PBP means that you start doing things immediately, regardless of what you think you need to do to make the outcome perfect. It may mean that you will have to rework some details, but you will still get things done faster. If you don't think you have all the information you need, start anyway! If you don't have all the tools you need, start anyway! If you do something that turns out to be wrong, use the mistake to make your next effort better!
The idea that everything has to be perfect before you can move forward is an idea that can be used to support and justify procrastination. The main idea of PBP is this - act first, and get it perfect later! The basic justification for practicing PBP is the principle of going as far as you can, and then being able to see even farther. It is also a concept that has the power to nip procrastination in the bud before it has a chance to flower.
The basic justification for procrastination is the alleged need to wait until you can see more. If you begin to take action based on going as far as you can see, you will begin to choke procrastination because you can always see something. You don't have to understand all the details between where you are and where you want to be.
The foundations of procrastination
- "I can do it tomorrow." This may be the most popular and frequently used justification for procrastination because "tomorrow" sounds so close to today. It doesn't seem like that big of a deal. Just waiting one more day won't upset too many people, and there are surely many good reasons that can be created to justify the delay.
- "I don't have everything I need, so I'll wait." This is a very popular statement used to justify inaction and waiting. It is most often an excuse that salespeople use to avoid making telephone calls to prospects. Have you ever heard any of the following statements?
- "I can't call Frank until I have our new marketing brochure."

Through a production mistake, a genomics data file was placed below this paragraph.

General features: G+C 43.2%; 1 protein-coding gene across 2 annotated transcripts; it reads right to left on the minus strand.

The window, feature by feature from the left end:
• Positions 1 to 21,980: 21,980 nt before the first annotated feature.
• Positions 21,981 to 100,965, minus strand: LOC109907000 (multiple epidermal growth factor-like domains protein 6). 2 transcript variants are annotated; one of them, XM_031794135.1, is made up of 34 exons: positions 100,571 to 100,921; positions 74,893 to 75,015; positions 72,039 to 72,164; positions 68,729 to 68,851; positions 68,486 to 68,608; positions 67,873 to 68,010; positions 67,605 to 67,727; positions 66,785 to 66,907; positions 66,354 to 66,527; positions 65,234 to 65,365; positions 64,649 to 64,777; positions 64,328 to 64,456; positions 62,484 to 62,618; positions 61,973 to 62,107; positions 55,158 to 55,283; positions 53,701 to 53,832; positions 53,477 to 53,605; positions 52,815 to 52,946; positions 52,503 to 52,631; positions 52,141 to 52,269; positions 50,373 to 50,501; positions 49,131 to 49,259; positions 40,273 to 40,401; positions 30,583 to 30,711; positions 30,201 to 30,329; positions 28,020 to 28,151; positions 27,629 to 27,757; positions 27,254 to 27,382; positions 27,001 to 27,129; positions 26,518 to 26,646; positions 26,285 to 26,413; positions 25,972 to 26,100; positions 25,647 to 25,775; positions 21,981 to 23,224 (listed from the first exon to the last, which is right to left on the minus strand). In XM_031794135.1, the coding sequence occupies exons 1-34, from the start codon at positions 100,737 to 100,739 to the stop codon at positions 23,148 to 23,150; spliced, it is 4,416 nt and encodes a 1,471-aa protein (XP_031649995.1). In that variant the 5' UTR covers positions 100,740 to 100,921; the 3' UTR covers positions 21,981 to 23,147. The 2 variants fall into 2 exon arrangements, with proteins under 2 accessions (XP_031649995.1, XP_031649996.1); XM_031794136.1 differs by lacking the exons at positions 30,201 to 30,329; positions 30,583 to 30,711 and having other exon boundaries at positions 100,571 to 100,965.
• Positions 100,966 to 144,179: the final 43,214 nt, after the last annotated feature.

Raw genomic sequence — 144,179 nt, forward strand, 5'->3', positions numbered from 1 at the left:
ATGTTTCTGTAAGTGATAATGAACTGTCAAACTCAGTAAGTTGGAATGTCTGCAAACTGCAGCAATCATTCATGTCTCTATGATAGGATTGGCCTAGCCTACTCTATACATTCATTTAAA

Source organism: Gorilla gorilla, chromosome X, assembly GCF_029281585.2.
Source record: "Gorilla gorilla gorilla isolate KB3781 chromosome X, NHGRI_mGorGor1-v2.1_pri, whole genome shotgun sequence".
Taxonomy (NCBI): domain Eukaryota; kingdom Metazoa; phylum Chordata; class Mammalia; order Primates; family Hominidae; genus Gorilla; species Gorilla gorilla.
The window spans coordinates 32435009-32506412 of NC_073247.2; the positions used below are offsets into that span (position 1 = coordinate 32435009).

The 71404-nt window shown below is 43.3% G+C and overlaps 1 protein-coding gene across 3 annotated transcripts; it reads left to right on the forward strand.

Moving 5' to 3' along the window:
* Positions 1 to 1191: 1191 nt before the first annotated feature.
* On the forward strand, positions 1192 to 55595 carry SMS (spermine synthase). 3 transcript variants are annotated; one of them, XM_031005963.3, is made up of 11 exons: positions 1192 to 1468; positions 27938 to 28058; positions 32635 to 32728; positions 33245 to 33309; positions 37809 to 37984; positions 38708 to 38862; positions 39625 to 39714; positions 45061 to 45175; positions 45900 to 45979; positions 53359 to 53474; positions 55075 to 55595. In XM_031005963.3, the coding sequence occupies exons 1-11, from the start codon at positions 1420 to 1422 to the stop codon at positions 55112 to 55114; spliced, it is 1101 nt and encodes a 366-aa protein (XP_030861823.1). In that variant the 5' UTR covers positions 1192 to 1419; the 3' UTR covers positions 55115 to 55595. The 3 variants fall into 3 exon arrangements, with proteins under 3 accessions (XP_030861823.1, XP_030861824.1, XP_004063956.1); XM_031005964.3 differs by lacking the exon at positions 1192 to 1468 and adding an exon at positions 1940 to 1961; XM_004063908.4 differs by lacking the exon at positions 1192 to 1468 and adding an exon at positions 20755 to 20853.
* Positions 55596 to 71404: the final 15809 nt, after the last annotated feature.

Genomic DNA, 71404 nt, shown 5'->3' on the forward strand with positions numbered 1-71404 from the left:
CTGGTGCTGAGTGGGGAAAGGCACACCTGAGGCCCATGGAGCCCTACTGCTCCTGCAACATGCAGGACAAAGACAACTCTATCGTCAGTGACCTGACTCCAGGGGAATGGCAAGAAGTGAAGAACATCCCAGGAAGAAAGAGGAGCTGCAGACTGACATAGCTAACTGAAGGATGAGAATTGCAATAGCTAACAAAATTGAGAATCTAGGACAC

- "I can't write the press release until the new product line is announced."
- "I can't think through the next quarter's inventory requirements until I find out about the new pricing policy."
- "I can't respond to Sam's email until I have all of the answers to his questions."
- "I can't do it perfectly, so I'll wait." This excuse falls apart once you ask yourself one question: "Can we ever do anything perfectly?" I think not. If you do have this attitude, you are in serious trouble because you will NEVER be able to do anything perfectly.
- "I don't have time right now." Some things require more time to complete than you think you have available - a reality that makes this excuse so popular. Why and how do we get the idea that we have to be able to finish something before we can work on it?
- "Someone else can do it better." I believe this final excuse represents a lack of confidence. This excuse is a silent one that people make to themselves privately. If you see something that needs to be done and you have the opportunity to do it, don't let someone else seize the opportunity. Be bold and step up to the task. If you are the first person to see that something needs to be done, you are probably the best person to do it.
Remember, the first Apollo moon mission was off course 90 percent of the time, but NASA was able to make continual course corrections and land at the correct spot. If NASA engineers had waited to launch the mission until they possessed the technology to keep the craft on course 100 percent of the time, they may have never achieved a successful moon landing. The same approach will help you achieve superior results. Go as far as you can see; then, you will see farther.